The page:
At a time when we’re all still thinking of Hurricane Harvey’s survivors (and donating to their recovery efforts), Environmental Protection Agency head Scott Pruitt continues to steer his agency off a cliff by ignoring its mission and putting people at risk: An Associated Press story broke over the weekend demonstrating that the agency hadn’t been on site at the many toxic sites affected by Harvey around Houston.
Pruitt and an EPA spokesperson’s response? They attacked the reporter who wrote the story, instead of responding to the real issue of actually showing up to the toxic sites for monitoring. Striking a similar tone, when asked to comment on how climate change is making these storms worse, his EPA attacked climate scientists ― the very people we’re all counting on to help us understand these disasters ― accusing them of “an attempt to politicize an ongoing tragedy.”
Pruitt’s latest bad moves add to an unfortunately already long list of steps he’s taken that make me fear for the “protection” part of the Environmental Protection Agency. We also learned last week that there are now some political strings attached to receiving any grants from the EPA. From a Washington Post story:
The Environmental Protection Agency has taken the unusual step of putting a political operative in charge of vetting the hundreds of millions of dollars in grants the EPA distributes annually, assigning final funding decisions to a former Trump campaign aide with little environmental policy experience.
On top of that, Pruitt is now under investigation for his frequent travels on the taxpayer’s dime back to his home state of Oklahoma:
In late July, the watchdog group Environmental Integrity Project said travel records from a Freedom of Information Act request show that Pruitt spent 48 of 92 days in March, April and May traveling ― including 43 days on trips that included stops in his home state of Oklahoma.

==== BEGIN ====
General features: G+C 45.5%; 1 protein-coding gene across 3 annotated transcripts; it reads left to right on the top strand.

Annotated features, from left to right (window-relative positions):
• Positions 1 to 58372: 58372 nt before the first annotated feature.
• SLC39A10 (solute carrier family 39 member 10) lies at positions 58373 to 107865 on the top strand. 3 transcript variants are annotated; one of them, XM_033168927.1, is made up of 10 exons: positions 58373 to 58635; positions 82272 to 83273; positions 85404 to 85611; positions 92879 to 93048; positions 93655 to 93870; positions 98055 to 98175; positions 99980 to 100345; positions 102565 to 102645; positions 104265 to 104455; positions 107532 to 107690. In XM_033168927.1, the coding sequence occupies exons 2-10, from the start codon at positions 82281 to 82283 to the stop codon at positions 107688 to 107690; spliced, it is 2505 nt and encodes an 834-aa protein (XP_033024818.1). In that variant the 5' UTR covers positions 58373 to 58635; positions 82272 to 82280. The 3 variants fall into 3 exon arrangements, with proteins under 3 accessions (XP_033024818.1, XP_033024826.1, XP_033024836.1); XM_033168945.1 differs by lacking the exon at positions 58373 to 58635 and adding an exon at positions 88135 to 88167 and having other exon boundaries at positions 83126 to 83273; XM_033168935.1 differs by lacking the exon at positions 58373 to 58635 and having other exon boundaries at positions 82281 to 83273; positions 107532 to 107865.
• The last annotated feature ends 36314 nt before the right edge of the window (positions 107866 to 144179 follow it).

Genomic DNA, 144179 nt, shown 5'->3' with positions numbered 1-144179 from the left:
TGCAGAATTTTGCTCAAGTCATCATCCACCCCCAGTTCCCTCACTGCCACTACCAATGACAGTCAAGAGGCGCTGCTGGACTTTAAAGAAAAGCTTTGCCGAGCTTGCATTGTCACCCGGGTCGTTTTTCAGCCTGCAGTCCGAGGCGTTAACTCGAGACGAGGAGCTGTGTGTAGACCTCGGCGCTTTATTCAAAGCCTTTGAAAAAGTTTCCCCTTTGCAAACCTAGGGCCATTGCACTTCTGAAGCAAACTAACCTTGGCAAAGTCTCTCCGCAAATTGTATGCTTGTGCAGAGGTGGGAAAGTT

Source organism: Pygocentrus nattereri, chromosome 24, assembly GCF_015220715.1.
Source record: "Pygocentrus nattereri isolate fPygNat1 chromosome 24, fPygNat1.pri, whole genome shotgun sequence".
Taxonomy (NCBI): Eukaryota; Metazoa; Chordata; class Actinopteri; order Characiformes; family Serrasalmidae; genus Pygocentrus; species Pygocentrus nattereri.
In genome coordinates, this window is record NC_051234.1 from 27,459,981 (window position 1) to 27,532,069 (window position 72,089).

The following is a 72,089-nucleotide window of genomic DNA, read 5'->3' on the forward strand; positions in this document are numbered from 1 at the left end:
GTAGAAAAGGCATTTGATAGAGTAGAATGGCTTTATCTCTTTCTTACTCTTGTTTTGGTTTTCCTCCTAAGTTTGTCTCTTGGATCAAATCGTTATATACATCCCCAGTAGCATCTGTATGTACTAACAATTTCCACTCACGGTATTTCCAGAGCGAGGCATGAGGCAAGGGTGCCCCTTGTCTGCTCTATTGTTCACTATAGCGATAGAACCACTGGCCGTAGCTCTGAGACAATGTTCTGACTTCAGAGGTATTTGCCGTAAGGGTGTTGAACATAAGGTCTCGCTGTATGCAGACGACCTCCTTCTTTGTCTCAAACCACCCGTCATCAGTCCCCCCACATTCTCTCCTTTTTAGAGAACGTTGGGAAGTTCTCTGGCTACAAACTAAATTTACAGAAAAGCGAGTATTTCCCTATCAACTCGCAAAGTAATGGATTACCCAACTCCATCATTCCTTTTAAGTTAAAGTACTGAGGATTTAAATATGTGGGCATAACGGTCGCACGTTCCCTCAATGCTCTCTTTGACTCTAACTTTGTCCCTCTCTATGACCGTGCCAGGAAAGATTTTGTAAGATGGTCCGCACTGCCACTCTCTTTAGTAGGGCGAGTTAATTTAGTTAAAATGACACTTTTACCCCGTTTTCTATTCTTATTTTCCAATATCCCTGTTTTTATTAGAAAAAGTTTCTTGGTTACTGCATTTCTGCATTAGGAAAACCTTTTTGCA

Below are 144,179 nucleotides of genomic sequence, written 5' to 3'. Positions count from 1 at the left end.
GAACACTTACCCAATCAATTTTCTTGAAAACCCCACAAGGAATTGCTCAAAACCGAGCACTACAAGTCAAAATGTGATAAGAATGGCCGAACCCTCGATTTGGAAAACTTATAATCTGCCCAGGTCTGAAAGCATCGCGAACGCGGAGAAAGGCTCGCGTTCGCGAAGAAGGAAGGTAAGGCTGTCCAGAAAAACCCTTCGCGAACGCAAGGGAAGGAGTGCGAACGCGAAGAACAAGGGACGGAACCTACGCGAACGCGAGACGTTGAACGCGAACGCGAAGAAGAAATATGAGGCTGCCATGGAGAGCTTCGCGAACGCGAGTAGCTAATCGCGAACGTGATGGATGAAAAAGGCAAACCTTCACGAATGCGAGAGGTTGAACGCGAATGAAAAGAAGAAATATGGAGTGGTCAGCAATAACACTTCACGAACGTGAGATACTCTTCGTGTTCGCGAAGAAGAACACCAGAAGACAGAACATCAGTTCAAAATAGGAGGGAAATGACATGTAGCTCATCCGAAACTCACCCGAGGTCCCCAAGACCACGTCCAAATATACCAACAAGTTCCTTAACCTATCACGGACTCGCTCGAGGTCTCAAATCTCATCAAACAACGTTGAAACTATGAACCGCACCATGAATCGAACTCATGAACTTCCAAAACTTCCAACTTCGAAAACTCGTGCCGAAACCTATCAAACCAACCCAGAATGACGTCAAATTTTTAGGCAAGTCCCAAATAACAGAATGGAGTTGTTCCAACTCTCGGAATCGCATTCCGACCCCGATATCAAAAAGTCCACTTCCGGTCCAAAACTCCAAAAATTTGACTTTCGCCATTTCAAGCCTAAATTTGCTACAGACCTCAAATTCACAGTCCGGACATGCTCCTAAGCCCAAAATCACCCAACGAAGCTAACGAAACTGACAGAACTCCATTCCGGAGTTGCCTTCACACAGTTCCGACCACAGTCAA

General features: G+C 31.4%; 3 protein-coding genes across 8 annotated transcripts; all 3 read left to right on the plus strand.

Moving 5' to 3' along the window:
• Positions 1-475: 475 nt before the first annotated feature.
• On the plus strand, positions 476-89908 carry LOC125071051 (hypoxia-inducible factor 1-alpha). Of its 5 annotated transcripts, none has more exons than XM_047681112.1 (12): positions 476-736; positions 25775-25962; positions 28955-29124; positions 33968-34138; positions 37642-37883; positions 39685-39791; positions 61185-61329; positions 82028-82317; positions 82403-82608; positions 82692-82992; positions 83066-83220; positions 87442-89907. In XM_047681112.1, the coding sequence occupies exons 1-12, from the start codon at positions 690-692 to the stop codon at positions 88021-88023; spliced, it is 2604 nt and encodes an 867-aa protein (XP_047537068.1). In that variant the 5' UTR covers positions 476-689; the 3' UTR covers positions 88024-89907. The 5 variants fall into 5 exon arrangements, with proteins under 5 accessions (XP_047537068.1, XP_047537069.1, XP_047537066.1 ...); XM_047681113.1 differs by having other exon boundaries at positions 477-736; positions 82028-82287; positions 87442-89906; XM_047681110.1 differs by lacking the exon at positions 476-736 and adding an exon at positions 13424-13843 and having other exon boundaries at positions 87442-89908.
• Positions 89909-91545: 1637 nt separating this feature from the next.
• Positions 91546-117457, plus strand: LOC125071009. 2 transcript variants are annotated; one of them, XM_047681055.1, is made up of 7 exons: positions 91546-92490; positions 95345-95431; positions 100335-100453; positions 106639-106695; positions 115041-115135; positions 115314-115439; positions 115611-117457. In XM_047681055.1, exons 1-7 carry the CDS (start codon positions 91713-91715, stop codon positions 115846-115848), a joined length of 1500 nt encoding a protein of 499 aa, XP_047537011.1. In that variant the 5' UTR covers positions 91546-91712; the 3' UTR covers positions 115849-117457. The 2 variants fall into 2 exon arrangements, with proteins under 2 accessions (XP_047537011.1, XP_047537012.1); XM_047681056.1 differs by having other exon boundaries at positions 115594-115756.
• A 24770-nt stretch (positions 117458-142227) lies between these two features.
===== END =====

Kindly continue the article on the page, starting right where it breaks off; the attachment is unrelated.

Meanwhile, Pruitt’s appointees to EPA’s regional offices are a who’s who of fellow fossil fuel lovers and climate change deniers. Cathy Stepp, the head of Wisconsin’s Department of Natural Resources, will now lead Region 7, and she’s infamous to state residents.
“Under Cathy Stepp, the Wisconsin Department of Natural Resources has consistently favored polluting industries over the needs of the people of Wisconsin,” said Bill Davis, director of Sierra Club’s John Muir Chapter in Wisconsin.
This has been made clear by unprecedented drinking water contamination, highlighted by the scathing 2016 audit of our Water Pollution Program and the crisis in Northeastern Wisconsin where a third of residents can’t drink their water because of contamination from factory farms.
And in Region 4, Pruitt’s selected Trey Glenn to lead. The former Alabama Department of Environmental Management director left that position after ethics complaints and has since headed a group fighting the EPA’s Clean Power Plan.
The list never seems to end with Pruitt – which is what happens when you put a big time friend of corporate polluters into the #1 spot of an agency charged with protecting our air and water. According to this chilling piece in the “New York Times,” he’s running the agency in a secretive, hostile fashion that’s making it hard for staff to do their jobs. Budgets get cut, health safeguards rolled back, and polluters high-five knowing their bottom line is being protected by Scott Pruitt. Here at the Beyond Coal Campaign, we’re working every day to stop Pruitt’s attacks on a long list of public health safeguards that our families depend on, from water toxics standards for coal power plants to smog protections.
Especially for those struggling to recover after Hurricane Harvey, EPA is supposed to be the watchdog of those many toxic chemical facilities, refineries, and Superfund sites affected by high winds and floodwaters. Instead, neighbors and towns are left wondering where Pruitt’s EPA is.
It’s terrifying and infuriating to watch Scott Pruitt relentlessly try to dismantle the EPA at the very moment when we need it the most. The Sierra Club will fight him every step of the way. As yet another massive hurricane threatens the U.S., as coal and oil companies look to skirt clean air and water standards, as climate disruption continues rearing its terrifying head in the form of massive storms and wildfires, we need an EPA that will protect everyone.